Who praises Macbeth's castle in the play Macbeth?
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It is King Duncan who praises Macbeth's castle Inverness when he comes to meet him and his wife in the castle to have a supper, celebrating his nation's victory and Macbeth's glorious contribution to it.
His host is Lady Macbeth. This is an intensely ironic moment in the play because we as the audience are already aware of the dark plans of Macbeth and Lady Macbeth who are apparently playing host to Dunacn. The praise of the castle is all the more ironic as this is the place where he is going to die.
His praise likens the castle Inverness with the air of heaven and the divine breath that has made the atmosphere so fragrant. This heaven will undergo an ironic transformation or inversion into hell with Duncan's death round the corner. The other detail about the Martlet bird that has built her nest on the walls of the castle might apparently connote nurture and kinship but deep within even this detail reveals the deceptive nature of the castle. The bird is one that generally builds her nest in the church walls but in this case, she has been duped by Macbeth's church-like castle of evil.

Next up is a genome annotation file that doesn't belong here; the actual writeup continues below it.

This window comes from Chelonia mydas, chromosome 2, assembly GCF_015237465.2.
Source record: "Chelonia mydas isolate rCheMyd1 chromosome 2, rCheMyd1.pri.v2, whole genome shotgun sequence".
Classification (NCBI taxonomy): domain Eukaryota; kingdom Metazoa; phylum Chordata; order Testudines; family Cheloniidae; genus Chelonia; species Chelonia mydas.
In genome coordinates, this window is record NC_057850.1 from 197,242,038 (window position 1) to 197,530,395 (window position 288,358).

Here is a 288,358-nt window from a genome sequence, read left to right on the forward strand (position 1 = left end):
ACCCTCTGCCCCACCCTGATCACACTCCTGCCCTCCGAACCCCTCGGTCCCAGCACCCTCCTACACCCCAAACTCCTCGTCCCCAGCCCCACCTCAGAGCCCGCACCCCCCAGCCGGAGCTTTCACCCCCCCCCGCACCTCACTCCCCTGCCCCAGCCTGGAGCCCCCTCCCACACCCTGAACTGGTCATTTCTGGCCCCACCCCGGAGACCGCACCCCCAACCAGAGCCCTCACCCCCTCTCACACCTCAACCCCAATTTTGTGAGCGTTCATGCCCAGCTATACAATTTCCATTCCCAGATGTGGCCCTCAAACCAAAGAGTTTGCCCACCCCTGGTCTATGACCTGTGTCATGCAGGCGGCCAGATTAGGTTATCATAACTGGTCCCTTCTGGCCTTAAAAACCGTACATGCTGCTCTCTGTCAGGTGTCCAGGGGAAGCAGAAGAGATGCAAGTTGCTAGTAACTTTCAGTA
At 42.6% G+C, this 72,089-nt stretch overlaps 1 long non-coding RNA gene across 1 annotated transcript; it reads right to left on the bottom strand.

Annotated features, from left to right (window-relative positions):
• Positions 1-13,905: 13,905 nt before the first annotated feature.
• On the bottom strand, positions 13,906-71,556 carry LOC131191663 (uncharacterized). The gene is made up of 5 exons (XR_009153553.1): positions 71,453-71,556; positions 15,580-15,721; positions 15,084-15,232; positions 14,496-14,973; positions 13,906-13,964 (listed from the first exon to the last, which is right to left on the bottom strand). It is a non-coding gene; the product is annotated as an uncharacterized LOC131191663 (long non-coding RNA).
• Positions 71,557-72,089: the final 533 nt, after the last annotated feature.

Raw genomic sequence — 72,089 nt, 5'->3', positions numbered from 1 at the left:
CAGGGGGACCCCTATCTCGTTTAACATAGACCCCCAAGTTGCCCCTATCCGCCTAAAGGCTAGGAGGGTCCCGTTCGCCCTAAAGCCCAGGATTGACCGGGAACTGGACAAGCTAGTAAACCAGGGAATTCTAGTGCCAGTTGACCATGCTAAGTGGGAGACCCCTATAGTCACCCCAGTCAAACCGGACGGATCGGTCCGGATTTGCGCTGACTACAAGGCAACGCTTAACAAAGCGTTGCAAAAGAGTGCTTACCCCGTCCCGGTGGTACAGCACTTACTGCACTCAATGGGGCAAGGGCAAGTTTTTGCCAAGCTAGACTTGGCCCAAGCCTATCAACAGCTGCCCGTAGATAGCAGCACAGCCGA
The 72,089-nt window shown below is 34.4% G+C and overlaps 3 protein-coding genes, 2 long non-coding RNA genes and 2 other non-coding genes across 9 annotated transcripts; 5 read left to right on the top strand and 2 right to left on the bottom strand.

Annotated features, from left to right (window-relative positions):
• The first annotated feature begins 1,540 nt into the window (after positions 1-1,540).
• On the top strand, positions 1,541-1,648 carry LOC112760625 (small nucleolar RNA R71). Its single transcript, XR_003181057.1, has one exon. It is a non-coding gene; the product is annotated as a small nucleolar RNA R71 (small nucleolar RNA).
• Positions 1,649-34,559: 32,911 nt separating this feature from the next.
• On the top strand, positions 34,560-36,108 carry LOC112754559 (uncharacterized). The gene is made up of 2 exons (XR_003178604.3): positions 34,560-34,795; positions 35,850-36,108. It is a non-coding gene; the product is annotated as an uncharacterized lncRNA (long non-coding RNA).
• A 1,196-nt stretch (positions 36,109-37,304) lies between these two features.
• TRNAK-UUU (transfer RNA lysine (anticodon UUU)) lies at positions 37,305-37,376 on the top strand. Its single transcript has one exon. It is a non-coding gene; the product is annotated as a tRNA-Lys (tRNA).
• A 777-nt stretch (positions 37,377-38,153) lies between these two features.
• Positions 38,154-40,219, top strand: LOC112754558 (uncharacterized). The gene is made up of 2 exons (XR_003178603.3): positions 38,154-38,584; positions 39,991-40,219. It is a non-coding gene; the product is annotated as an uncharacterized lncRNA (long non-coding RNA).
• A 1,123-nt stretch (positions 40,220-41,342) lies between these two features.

In Act I, Scene 6 of "Macbeth," King Duncan, the Scottish lords, and their attendants arrive outside Macbeth's castle. With great situational irony, King Duncan praises the congenial atmosphere and pleasant environment, thanking Lady Macbeth for her hospitality:
This castle hath a pleasant seat; the air/Nimbly and sweetly recommends itself/Unto our gentle senses. (I,vi,1-3)
About this praise of Duncan, Banquo remarks,
This guest of summer,/The temple-haunting martlet, does approve/By his loved masionry that the heaven's breath/Smells wooingly here. (I,vi,3-6)
The martin is a bird that usually nests in churches, not castles. In Shakespeare's time martin was a slang term for a person who is easily deceived. However, while Banquo realizes that Macbeth's home is hardly congenial, there is situation irony present in his remark, as well. For, he, too, is unaware of the forthcoming bloody deed of Macbeth that follows the "False face [that] hide(s) what the false heart doth know"(I,vi, 30).
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